Wednesday, April 15, 2009

What they don't tell you in the Autism books...

I posted this story a while back on one of my blogs, but I wanted to share it here for some of my mommy friends who have their own potty stories...

So, I wrote my research paper in Film as Rhetoric back in the fall of 2006 on the depiction of autism in movies as a temporal or transitory condition--a character device that imbues a sort of mystique to a particular character. I've seen probably about 10,000+ feature films and made-for-tv movies to date and each worse than the one before.

And, within each movie, the autistic character suddenly becomes not all that autistic by the third act of the movie. In one movie, Molly, an autistic woman is "cured" of her autism through a controversial, experimental brain surgery. In another, the autistic 4 year-old "snaps out" of his autism long enough to shoot the father who abandoned him 4 years before when his father tries to strangle his mother. (Yea. Tobey would probably be grabbing a gun, unlocking the safety, and shooting a man square in the heart.)

What they also don't show in the movies? That autistic children shove food in their mouths and are prone to choking. That they have zero sense of danger. And, that they are very difficult to potty train--something I have worked with Tobey on for many, many years. It's been slow going and we have to do "potty cheers" when Tobey poops in the toilet and not his underwear ("Poo poo in tha Pot'ay, Poo poo in tha Pot'ay..."--you get the jest).

So, one night about two years ago, as I was sitting at the computer enthralled in Ed White's Teaching and Assessing Writing and typing away, Tobey came into the living room, "poo poo in tha pot'ay!" I responded, "Great job," and went back to work.

He came back about 2 minutes later: "Poo poo in tha pot'ay!" I responded, "Yea, I know. Great job!!"

Tobey was still not satisifed. So, he went into the bathroom and came back a minute later: "Momma, poo poo in the po'tay!!" To get my attention this time, Tobey had reached into the toilet, pulled out the poop, and brought it to me in the living room to show me just exactly what he'd done. And, that he wanted me to sing the song.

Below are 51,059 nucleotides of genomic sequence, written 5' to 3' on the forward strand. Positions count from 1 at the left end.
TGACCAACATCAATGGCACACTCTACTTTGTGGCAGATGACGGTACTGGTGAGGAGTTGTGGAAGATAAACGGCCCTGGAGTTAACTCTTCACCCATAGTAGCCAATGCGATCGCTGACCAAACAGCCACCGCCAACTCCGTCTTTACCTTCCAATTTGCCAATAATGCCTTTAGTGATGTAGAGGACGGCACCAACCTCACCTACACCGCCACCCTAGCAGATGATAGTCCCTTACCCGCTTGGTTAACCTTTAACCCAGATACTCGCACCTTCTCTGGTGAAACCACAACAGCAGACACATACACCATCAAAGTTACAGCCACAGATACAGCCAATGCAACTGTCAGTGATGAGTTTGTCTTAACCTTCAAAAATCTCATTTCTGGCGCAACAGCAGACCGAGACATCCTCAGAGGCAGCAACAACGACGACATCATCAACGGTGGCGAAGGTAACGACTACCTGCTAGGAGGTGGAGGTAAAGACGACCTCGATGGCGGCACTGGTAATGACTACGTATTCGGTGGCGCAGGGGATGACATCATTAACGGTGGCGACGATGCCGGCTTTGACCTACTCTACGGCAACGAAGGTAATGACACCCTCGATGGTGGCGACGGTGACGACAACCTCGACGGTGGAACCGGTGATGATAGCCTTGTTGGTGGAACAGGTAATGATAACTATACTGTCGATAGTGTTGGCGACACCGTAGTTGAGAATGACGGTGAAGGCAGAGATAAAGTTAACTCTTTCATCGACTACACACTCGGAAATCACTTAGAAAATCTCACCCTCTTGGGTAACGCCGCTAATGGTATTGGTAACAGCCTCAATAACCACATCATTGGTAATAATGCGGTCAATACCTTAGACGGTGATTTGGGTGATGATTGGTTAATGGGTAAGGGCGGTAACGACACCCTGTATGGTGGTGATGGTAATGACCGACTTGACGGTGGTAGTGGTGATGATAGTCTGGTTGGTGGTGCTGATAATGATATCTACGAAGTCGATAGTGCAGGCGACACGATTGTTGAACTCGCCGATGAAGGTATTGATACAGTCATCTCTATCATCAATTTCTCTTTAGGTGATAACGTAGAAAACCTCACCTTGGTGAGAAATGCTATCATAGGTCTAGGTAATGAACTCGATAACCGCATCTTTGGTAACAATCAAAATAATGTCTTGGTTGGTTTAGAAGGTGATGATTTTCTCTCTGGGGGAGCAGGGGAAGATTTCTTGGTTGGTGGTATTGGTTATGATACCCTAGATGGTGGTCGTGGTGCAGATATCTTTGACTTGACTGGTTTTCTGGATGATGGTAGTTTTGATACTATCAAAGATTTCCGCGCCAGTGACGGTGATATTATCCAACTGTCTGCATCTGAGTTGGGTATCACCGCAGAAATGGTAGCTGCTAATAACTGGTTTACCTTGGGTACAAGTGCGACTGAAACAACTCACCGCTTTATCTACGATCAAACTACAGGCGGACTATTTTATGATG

So, I cheered for his wet poo dripping all over the floor. Then I washed his bottom. And, hands. And, went back to work. Yes, that is something they never show in the movies.

Saturday, April 11, 2009

PCA/ ACA Conference

Just got back from 'Nawlens after attending the PCA/ ACA conference w/ Marc. Couple thoughts that I've learned since attending PCA/ACA (Popular Culture of America/ American Culture Association):
  1. I love that my area of interest means I present on a panel with two papers on House. How freakin' awesome is that?!?
  2. There nothing better for my money than an entire panel on "Post-colonialism and Women's Liberation in the Appropriation of Homosexuality in Katy Perry's 'I Kissed a Girl.'"
  3. People take comic books VERY serious.
  4. Answer: A Tool. Question: What do we call you behind your back if you leave your ringer on, answer your cell when it goes off during a session, and then announce to the entire room that you've got to go?
  5. It's possible to write 6 different papers on the Saw franchise.
  6. Answer: A Tool. Question: What do we call you when you are too distracted texting to get your question out during the Q & A? (If you have a question, can you stop texting for 20 seconds before asking it? You look like jerk when you're too distracted by your cell phone to ask the question you raised your hand to ask.)
  7. All conferences should be held in really boring cities like DeMoine or Cincinatti. It's really hard to talk yourself into attending a panel in an overpriced and pretenious hotel when there are too many distractions outside.
  8. Just "winging it" isn't typically the best approach to a conference paper.
  9. A film clip and a powerpoint is just an excuse to watch television at a conference if there is no content to the presentation. I'm not saying, I'm just saying.
  10. You do not need to put your credientials on your boarding pass. Southwest Airlines does not care that you are "Ima Hogg, PhD."
  11. How can you, in good moral standing, rationalize charging $15 for a piece of french bread and 3 shrimp? [I'm looking at you, Bourbon Street.]
  12. It's quite obvious who the "working girls" and tourists are in 'Nawlens. I'm not saying, but I'm just saying.
  13. How can you not have tap water? A facet. A glass. Tap water.
Still, the trip was great. I love my gals, Donna and Emily. And, I'll never drink another Hurricane for as long as I live.